Videos in the form of gifs however offer distinct advantages for marketers over the static emoji both in that they are potentially more evocative and more fun. Giphy’s own advertising slogan is a play on the old (picture = 1,000 word) adage with, “A Gif is worth 1,000 feels.”
Last month Giphy brought an app to Android that allowed users to search the Giphy database and copy/paste gifs into other apps, however this still required users to be in two separate apps to get the job done. About a year ago, Facebook began testing the integration of Giphy’s database into their messenger app, which worked in conjunction with smartphone keyboards with essentially the same functionality of the new Giphy Keys app; however this functionality stayed exclusively inside the Facebook Messenger App. With its new keyboard, Giphy is both streamlining and democratizing the use of Gifs. While it is true that Giphy Keys is only available on IOS, an Android version is in the pipeline according to Giphy.
Giphy proclaims “Gifs are a language…, and we all know how to speak it,” and I would tend to agree with that. The creative options are both limitless and ever-changing; and Gifs will certainly find their way into the marketer’s lexicon if not the Oxford Dictionary someday. Professional communicators, i.e., marketers, PR pros, media, and politicians will have to adapt in order to connect.
The 69th anniversary of Jackie Robinson’s breaking the color barrier in Major League Baseball is a good time to speak about collectibles as an investment and about authentication.
This week, Collectors Café, a company for which my company WebiMax handles the digital marketing, unveiled the original signed Jackie Robinson contracts for both the Brooklyn Dodgers and Montreal Royals. These contracts were authenticated by several experts and have been appraised at an estimated value of more than $36 million.
While collecting may be a passion for some, rare and valuable items can also yield astonishing returns, and may be a particularly good option when things get rough in the securities market. In 2010, The Wall Street Journal analyzed the past five year’s ROI of 30 of the most sought-after sport trading cards and measured that against the return of 30 companies that made up the Dow Jones Industrial Average at that time. What they found was that the cards outperformed the Dow Jones with an average return of 12.4% to the DJIA’s 7.9%.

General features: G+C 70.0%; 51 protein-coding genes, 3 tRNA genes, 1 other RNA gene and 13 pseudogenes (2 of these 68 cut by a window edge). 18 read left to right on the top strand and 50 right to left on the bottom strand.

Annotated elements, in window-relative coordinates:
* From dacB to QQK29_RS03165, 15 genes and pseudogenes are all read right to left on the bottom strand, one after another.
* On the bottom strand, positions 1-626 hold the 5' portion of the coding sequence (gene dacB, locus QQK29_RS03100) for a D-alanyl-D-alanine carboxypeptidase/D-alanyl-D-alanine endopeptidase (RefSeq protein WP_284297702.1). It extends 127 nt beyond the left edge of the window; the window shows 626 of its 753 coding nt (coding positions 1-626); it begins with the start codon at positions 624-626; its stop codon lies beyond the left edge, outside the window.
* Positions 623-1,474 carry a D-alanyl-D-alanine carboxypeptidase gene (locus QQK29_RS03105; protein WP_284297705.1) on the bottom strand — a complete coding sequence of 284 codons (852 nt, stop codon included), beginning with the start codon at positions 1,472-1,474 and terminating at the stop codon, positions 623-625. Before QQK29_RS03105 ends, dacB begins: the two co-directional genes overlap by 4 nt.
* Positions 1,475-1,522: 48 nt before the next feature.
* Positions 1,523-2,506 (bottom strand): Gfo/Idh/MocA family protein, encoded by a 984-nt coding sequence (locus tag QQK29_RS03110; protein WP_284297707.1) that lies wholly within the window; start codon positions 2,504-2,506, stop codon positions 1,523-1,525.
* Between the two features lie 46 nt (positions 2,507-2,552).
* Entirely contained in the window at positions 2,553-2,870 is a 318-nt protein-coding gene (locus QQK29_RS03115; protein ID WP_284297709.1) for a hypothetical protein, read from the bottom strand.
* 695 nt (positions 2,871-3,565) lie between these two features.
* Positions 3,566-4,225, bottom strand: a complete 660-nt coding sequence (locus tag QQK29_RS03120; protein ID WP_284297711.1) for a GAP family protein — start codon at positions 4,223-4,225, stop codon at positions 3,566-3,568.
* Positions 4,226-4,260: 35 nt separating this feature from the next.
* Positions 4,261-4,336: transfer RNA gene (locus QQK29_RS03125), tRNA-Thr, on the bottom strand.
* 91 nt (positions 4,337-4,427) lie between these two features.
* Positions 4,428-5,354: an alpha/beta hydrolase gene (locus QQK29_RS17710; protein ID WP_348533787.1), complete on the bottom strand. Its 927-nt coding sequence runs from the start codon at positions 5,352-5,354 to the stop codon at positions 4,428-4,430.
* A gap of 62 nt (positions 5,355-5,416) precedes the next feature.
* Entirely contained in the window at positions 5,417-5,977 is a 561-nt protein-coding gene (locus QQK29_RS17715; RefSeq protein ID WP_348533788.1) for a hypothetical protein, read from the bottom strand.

But investors need to be careful. While securities markets may sometimes seem rife with fraud, the collectibles market can suffer similar problems, but without the same regulatory oversight.
To protect themselves, potential collectors should at least seek some kind of a guarantee of authenticity from a dealer, though it would be better to get a Certificate of Authenticity (COA) from a third party. That’s where each COA includes a hologram sticker serial number that corresponds to that authenticator’s own database. In many cases, an authenticator will be present to witness the signing of items.
The reputation of third-party authenticators is at stake for every piece on which they sign off. Some of the most reputable names in third-party authentication are James Spence Authentication or JSA and PSA/DNA. Collectors Café differs in that
the authenticity of its collectibles is underwritten by policies from seven insurance companies — Lloyds of London (HISCOX), AIG , Liberty Mutual, Chubb, CV Starr, XL, and Navigators.